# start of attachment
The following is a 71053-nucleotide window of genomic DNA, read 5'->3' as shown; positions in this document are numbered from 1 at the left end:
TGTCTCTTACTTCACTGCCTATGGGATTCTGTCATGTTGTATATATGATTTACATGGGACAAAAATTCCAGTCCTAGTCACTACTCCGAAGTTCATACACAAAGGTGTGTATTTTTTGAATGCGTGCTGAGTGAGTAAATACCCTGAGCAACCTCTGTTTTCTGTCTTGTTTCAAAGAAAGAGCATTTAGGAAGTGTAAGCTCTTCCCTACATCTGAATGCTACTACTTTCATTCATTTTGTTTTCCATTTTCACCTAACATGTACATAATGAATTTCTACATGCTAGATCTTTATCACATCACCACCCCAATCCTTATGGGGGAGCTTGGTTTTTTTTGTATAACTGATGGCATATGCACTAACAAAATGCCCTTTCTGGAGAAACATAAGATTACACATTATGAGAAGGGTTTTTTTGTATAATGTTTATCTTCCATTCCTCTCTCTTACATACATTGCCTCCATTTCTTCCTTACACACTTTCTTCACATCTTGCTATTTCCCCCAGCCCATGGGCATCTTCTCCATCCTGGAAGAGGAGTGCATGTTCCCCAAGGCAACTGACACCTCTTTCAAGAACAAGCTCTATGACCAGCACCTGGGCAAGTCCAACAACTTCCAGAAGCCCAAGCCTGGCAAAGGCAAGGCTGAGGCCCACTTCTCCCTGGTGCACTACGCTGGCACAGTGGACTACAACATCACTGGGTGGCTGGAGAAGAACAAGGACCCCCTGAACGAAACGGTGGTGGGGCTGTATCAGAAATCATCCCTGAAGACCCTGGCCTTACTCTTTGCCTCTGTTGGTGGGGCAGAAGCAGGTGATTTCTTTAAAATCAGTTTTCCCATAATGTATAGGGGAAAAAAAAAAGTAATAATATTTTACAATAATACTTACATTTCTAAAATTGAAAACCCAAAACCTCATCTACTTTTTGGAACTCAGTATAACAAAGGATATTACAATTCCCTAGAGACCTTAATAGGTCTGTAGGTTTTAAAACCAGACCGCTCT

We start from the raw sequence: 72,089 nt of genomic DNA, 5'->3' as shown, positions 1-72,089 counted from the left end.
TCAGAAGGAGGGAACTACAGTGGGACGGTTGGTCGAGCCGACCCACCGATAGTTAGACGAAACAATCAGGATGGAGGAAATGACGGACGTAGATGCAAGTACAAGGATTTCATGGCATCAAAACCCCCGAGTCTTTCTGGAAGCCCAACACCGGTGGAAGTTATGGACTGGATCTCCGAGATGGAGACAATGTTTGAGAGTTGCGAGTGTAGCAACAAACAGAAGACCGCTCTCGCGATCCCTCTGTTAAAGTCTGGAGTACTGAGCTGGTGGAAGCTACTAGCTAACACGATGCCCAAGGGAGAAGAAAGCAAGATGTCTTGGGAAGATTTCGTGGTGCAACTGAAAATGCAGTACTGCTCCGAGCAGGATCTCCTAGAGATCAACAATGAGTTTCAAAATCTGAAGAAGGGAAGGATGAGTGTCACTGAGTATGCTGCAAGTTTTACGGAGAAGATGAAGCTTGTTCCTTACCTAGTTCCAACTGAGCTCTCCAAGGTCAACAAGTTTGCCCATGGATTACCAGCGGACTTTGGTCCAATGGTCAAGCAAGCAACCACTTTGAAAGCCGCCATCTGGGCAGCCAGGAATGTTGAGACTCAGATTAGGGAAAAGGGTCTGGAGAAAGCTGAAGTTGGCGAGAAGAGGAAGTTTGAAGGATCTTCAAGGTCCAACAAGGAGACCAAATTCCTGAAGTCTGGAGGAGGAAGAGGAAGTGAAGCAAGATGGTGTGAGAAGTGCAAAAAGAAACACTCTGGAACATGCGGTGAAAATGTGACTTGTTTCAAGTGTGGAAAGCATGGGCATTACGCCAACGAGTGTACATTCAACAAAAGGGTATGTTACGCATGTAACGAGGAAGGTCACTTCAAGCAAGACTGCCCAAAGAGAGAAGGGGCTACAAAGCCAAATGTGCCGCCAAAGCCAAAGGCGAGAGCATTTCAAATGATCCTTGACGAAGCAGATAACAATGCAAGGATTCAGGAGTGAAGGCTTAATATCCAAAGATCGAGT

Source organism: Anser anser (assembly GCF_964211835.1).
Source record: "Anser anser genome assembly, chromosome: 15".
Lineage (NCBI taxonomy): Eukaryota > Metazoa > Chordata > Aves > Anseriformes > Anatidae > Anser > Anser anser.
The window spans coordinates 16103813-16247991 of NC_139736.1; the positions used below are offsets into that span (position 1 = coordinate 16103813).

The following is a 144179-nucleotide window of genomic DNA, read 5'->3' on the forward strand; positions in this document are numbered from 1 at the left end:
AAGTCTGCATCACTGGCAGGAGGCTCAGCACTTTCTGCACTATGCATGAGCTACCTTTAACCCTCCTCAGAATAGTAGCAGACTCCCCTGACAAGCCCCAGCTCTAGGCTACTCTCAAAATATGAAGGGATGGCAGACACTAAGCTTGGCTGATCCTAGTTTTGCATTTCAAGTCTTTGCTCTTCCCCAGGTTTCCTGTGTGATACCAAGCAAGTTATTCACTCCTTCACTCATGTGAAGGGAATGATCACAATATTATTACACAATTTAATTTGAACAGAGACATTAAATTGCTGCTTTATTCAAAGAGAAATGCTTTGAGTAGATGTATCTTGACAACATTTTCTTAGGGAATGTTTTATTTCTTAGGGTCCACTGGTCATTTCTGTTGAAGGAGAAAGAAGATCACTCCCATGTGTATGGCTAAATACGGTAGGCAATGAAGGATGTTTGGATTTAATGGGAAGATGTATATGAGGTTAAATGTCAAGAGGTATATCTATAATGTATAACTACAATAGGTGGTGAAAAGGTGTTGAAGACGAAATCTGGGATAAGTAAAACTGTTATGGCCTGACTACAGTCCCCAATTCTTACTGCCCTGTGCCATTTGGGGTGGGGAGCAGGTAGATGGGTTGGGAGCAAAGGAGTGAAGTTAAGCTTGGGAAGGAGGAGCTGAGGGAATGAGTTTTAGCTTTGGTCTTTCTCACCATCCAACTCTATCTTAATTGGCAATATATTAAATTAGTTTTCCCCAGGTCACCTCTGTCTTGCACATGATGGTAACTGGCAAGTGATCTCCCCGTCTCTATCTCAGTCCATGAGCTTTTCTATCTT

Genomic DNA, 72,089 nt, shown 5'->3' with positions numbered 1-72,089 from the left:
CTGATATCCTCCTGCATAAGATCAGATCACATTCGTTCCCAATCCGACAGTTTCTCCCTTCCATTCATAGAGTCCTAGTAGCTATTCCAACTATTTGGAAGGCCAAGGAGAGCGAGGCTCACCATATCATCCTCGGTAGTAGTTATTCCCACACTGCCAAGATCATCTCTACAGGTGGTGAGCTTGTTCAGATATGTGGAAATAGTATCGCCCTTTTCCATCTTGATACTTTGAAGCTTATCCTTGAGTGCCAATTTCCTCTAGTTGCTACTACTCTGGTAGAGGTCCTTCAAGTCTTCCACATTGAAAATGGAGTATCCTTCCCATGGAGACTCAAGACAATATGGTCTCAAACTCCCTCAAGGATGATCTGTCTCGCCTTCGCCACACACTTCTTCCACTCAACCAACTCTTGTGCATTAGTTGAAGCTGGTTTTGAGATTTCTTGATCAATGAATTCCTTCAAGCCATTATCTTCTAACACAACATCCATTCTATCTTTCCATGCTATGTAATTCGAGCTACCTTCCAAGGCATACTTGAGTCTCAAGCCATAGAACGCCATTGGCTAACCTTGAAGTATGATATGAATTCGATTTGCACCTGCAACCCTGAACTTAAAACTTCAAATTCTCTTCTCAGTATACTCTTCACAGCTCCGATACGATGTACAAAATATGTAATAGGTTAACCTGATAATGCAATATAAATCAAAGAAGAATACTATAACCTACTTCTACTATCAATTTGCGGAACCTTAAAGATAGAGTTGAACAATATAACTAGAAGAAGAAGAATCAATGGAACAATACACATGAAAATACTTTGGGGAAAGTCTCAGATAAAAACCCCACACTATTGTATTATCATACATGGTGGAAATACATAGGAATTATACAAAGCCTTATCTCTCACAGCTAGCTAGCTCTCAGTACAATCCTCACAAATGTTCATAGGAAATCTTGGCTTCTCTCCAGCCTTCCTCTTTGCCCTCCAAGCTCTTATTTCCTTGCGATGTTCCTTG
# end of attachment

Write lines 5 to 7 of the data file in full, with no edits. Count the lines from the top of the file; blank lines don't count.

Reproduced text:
Source organism: Anser anser (assembly GCF_964211835.1).
Source record: "Anser anser genome assembly, chromosome: 15".
Lineage (NCBI taxonomy): Eukaryota > Metazoa > Chordata > Aves > Anseriformes > Anatidae > Anser > Anser anser.